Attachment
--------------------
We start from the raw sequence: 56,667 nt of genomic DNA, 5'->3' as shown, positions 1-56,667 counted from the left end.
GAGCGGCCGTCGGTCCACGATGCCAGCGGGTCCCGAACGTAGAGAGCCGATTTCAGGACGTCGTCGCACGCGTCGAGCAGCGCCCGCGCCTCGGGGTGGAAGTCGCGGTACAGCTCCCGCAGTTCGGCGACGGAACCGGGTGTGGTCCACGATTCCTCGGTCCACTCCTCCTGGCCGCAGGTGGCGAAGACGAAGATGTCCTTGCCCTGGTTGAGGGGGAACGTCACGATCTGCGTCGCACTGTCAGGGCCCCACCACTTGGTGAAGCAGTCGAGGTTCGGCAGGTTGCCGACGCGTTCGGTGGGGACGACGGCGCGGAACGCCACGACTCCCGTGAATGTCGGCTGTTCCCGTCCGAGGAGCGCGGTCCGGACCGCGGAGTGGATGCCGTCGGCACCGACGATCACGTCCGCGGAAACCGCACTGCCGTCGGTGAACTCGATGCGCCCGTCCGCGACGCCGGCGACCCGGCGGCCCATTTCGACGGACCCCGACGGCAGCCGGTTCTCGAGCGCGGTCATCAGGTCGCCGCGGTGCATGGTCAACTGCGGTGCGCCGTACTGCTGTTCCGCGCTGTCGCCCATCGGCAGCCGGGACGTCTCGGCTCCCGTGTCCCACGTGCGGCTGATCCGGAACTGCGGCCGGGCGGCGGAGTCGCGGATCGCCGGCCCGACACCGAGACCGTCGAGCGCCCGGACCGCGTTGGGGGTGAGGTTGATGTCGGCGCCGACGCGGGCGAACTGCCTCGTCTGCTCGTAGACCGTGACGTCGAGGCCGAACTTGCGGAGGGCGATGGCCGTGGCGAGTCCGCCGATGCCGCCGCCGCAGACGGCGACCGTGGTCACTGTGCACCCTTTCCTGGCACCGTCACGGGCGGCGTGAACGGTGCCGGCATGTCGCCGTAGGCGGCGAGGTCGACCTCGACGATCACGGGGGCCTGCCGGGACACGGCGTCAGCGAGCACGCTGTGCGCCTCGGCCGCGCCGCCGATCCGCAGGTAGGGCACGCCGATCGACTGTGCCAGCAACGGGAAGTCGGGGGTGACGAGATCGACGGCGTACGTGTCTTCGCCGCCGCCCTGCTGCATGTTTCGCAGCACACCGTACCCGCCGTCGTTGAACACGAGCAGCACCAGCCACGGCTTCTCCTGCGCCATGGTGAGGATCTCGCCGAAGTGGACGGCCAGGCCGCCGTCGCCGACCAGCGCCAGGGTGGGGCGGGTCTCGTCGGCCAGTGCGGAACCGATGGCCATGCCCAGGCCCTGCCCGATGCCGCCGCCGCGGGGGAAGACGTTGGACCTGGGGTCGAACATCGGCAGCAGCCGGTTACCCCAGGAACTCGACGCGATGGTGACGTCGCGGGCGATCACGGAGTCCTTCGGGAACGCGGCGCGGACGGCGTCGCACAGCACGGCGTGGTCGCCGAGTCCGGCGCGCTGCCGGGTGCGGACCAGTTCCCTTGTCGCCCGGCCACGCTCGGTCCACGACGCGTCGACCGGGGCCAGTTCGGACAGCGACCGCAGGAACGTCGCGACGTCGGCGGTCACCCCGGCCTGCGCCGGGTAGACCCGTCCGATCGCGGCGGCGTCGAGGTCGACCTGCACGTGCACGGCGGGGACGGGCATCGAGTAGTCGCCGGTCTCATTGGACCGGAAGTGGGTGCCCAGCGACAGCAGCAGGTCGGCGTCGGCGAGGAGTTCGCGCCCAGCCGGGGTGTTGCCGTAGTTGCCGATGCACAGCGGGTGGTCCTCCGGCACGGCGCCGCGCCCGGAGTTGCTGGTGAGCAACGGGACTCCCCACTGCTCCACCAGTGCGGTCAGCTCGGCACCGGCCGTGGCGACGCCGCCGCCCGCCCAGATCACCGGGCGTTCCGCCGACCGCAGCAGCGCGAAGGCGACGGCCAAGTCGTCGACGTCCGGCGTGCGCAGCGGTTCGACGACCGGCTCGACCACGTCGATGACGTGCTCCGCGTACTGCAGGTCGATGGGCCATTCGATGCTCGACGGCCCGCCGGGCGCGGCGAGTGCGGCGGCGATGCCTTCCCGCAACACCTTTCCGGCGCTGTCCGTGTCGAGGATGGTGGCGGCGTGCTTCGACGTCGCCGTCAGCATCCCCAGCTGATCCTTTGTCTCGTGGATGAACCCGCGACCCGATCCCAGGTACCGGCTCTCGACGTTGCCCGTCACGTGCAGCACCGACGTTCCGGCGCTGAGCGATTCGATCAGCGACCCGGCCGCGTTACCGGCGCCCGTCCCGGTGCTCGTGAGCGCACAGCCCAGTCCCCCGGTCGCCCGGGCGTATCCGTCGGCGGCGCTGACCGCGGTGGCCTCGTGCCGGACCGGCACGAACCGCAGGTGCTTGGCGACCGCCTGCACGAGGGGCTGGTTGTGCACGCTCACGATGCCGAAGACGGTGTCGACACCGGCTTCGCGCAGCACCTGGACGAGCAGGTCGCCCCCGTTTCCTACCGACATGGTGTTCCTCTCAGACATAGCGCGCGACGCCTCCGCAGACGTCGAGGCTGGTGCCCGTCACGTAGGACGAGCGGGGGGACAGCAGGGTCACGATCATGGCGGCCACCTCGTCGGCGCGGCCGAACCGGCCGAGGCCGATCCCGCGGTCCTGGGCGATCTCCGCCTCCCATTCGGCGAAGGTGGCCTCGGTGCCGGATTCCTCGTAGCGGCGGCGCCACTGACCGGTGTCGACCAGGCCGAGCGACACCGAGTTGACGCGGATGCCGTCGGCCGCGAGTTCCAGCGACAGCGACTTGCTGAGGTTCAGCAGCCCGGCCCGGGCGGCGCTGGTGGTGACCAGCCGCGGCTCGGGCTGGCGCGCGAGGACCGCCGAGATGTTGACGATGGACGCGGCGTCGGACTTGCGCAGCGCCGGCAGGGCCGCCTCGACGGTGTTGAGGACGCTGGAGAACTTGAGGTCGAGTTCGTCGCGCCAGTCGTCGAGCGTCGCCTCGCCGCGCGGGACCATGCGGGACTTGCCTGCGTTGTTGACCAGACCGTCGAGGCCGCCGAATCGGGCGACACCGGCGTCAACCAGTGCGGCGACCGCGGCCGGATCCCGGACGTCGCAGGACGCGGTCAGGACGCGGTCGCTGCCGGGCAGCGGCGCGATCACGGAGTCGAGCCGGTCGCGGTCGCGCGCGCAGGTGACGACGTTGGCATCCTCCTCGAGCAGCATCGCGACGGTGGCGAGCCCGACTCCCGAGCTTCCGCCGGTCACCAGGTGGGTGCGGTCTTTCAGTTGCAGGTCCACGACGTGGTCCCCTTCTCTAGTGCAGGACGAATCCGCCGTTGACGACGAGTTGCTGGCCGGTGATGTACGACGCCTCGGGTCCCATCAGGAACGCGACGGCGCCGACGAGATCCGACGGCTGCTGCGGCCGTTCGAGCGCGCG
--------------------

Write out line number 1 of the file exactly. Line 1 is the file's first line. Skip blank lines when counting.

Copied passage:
We start from the raw sequence: 56,667 nt of genomic DNA, 5'->3' as shown, positions 1-56,667 counted from the left end.